CCC Coho salmon are identical in appearance and habits to Southern Oregon Northern California Coast (SONCC) Coho to the north. They can only be distinguished by differences in geographic range and genetics.
Almost all of the remaining streams containing CCC Coho salmon have populations less than 100 spawning adults per year, unless enhanced through hatcheries. Most CCC Coho populations are threatened with extinction in the near future, with the exception of populations in Lagunitas Creek (Marin County), the Russian River (Sonoma County), and Santa Cruz County watersheds due largely to the heroic efforts of managers, concerned citizens, and conservation hatcheries.
Habitat requirements of CCC Coho salmon are similar to SONCC Coho salmon. Timing of streamflows is critically important to CCC Coho salmon, which need cold water at specific times to support successful spawning and juvenile survival. Severe high flow events that occur early in winter (December, January) can scour holding pools, move large wood cover, open lagoon mouths for migration, and generally improve Coho habitat, while similar flood events later in the season (February, March) can wash away redds and eggs or flush juvenile CCC Coho out of over-wintering habitat such as pools, side channels, or estuaries.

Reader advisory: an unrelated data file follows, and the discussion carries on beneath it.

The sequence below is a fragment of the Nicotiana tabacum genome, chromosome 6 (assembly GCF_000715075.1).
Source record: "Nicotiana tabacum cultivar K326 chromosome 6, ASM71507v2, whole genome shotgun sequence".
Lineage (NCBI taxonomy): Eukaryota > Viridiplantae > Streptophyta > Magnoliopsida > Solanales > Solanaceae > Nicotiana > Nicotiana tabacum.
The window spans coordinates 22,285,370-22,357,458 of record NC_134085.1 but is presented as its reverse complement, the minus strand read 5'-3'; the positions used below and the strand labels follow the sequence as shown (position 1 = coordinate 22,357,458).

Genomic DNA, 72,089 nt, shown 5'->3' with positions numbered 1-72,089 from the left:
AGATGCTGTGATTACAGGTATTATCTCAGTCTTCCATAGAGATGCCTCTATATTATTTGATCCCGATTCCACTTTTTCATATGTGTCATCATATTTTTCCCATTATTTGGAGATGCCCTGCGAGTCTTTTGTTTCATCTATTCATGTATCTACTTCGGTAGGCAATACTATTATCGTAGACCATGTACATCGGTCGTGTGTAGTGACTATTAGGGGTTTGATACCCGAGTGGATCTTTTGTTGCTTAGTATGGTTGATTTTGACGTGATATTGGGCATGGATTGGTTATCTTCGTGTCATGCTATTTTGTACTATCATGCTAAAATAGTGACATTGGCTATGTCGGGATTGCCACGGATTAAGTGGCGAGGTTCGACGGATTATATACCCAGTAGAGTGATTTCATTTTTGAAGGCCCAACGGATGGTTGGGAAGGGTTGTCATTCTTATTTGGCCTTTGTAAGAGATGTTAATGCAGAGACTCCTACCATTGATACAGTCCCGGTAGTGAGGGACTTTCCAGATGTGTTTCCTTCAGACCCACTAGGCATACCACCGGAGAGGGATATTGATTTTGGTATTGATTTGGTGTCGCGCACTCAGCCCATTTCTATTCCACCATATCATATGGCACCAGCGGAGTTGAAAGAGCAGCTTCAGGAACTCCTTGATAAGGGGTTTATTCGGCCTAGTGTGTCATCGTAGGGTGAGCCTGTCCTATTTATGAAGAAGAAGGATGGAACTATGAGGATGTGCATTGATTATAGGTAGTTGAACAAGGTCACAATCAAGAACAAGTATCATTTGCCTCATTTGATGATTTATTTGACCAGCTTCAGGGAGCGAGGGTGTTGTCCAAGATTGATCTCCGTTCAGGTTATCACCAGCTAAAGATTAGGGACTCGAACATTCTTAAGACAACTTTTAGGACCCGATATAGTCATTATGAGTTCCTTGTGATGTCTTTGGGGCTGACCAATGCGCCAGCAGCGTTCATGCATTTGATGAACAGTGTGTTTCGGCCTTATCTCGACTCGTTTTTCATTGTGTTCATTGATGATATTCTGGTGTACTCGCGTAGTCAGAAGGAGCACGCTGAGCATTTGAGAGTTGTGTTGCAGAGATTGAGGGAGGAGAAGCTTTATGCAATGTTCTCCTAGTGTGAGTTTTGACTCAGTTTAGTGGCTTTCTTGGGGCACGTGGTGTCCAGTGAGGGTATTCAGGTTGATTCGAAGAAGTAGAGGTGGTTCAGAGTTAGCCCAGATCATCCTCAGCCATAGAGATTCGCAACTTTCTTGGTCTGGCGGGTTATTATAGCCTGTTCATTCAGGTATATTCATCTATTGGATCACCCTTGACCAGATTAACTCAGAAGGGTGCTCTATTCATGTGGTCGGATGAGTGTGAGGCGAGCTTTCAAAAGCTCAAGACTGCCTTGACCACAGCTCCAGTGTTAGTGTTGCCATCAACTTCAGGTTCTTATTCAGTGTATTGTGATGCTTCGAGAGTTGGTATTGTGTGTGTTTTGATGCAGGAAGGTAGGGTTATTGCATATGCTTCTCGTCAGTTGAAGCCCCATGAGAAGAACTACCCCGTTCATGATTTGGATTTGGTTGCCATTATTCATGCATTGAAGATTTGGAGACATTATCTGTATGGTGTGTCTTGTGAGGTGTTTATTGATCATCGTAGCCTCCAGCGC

CCC Coho salmon are most similar to Coho in neighboring watersheds than they are to Coho in Northern California or Southern Oregon.